Considering also the beets, I stand in the pantry
while something famous happens outside.
My brother has climbed the ladder one story to the roof.
His running gait shakes the shelves and jars.
He leaps and flies, following the geese, south.
And in the brief silence,
I take out of the bottle
a silver rod of herring from its brine.
Everyone pities our mother,
commends her longsuffering and good sense
and speed in brushing him off –
Stand up! Walk!
Mothers speak in this biblical way.
And in the known world, I am
lost among steady goods, the labeled bottles –
the preserved moose, seal (oily and black as loam),
jams in amber and garnet bakeapple partidgeberry damson –
a white rabbit in its perfect cardigan of fur,
hanged by the wire snare.
My father says they are so pretty, caribou. And they are.
I smooth one's head around the muzzle, splay of white
above the mouth, back toward the soft cheek.
The caribou's eyes are open so I sing to it
hush-a-bye, don't you cry
I have a pretty voice. My father hums along,
and cuts away the skin from the severed hind quarter,
or rather cuts, then lifts the skin back as if he were helping
a woman remove her coat when she's come in from the cold.
They say when you become cold
enough your body pretends it has slipped
into your mother’s bed and you are
looking anew at the slatted wood ceiling.
The curtains wave like exotic finches,
bright yellow apparitions you do not fear.
They wing through the lilacs of the wallpaper.
You dream of the beginning of things
and the race to be four-legged and velvety,
and master of every season, the days
retreating beyond all saving
grace. Your mouth opens without
words, a hollow hinge. Your skin forgets
it is cold, and you are happy again.
I have not forgotten how
to read the old topography,
rocks that jutted in the breadth
between abundance and fear.
I dredge new silted beds
where the sea is torn, bone-seeded.
My past is poured out like water
on the slate of ice.
Even my youngest brother has gone
west to the mountains.
On this winter beach,
the ravenous moon
snail trawls its own skewed orbit,
I am part of the wave of Newfoundlanders who left the island in the mid-1990s after the cod moratorium and the collapsing economy that followed close on its heels. My older brother described me and my far-flung contemporaries as a lost generation. Perhaps. Leaving Newfoundland has certainly been marked by loss, and by a yearning to find myself back among my people in a place I’ve often felt exiled from. But exile is a tricky term as I did leave of my own choosing, but it felt less like a choice and more like a struggle to keep afloat.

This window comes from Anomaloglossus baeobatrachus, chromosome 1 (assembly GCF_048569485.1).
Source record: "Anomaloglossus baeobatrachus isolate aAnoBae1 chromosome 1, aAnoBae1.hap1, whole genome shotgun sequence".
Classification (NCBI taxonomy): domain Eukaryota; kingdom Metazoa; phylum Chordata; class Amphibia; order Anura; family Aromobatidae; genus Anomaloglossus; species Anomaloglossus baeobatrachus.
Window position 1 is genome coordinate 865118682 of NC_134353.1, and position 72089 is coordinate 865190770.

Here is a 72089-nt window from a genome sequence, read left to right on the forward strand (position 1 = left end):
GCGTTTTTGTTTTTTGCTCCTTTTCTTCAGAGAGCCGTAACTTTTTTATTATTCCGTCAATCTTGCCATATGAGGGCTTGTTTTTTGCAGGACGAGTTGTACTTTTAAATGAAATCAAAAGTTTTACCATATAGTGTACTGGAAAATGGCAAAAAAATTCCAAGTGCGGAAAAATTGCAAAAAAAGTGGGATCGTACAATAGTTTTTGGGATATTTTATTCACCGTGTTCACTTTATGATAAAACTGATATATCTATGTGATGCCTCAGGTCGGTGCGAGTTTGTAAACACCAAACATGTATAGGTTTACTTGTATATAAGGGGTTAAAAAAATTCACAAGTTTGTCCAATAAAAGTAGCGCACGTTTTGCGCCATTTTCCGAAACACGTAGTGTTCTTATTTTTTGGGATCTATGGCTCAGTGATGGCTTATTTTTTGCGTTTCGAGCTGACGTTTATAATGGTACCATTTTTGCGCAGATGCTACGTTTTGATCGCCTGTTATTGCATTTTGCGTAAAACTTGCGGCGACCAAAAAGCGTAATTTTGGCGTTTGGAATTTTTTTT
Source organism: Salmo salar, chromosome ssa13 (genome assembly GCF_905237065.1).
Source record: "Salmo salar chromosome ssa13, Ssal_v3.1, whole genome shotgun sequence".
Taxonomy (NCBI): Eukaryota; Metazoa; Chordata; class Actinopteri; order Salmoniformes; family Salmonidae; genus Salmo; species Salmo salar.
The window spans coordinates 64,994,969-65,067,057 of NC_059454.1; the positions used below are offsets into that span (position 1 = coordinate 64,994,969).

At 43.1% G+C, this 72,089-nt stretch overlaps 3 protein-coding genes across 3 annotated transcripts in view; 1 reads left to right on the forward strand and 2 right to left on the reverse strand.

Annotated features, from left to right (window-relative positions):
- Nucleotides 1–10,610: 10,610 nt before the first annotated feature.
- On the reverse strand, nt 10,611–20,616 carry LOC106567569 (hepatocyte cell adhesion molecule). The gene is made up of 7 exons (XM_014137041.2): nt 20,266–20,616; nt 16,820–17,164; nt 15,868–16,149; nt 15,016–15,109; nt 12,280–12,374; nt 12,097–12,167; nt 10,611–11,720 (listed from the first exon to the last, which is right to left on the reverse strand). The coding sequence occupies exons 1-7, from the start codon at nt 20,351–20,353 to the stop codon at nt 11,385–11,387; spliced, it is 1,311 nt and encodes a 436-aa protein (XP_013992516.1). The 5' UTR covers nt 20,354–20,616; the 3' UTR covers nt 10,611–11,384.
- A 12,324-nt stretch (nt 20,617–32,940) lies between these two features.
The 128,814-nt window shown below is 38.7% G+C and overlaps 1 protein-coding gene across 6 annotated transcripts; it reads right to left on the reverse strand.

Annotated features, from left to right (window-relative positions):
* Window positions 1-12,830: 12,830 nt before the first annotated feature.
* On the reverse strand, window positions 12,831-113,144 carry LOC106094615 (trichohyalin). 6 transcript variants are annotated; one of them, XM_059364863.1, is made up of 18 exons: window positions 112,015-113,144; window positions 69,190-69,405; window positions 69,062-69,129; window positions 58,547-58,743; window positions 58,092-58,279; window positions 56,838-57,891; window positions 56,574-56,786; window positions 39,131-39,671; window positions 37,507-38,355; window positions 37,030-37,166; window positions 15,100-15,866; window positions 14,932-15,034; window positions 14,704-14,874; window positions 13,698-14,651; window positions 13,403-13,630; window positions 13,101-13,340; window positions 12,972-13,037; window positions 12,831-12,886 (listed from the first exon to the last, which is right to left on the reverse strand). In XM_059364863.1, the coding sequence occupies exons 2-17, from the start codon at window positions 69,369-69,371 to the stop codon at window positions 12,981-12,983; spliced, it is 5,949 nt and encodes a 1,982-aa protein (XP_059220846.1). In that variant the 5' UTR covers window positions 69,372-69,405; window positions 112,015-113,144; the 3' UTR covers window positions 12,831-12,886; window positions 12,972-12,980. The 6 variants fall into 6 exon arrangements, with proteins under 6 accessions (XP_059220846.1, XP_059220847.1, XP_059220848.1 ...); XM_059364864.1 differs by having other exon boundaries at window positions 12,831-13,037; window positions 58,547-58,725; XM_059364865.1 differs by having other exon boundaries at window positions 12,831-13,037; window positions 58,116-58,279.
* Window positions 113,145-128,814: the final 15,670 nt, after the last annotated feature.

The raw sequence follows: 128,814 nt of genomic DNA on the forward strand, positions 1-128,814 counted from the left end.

I’d always written poetry and began publishing my work while still at university. I’ve continued to write and publish in Canada, Ireland, and the United States in journals, and anthologies including The Backyards of Heaven, The Malahat Review, The Fiddlehead, The Antigonish Review, Riddle Fence, Crab Orchard Review, The Comstock Review, Ibbetson Street, Meat Paper, and Appalachian Heritage,among others. I’ve read my work in venues in Newfoundland, and on CBC Radio, and in New England including a featured reading at Emerson College in Boston in recognition of my book manuscript receiving a New England PEN Discovery Prize. Most recently, I presented work at the Massachusetts Poetry Festival in May 2018 in company with the 3 Nations Anthology and poets from New England, Atlantic Canada, and from First Nations/Native American populations. Along with my work as a poet, I teach high school English and creative writing in Hudson, Massachusetts. I’ve become part of a wonderful group of poets in the Boston area, PoemWorks – the Workshop for Publishing Poets.
My book New-found-land spans my early experience in Newfoundland among my family and in the beauty and risk of that place. The poems also delve into emigration and life as both a native returning to the island, and as an outsider longing for some crumbling concept of home.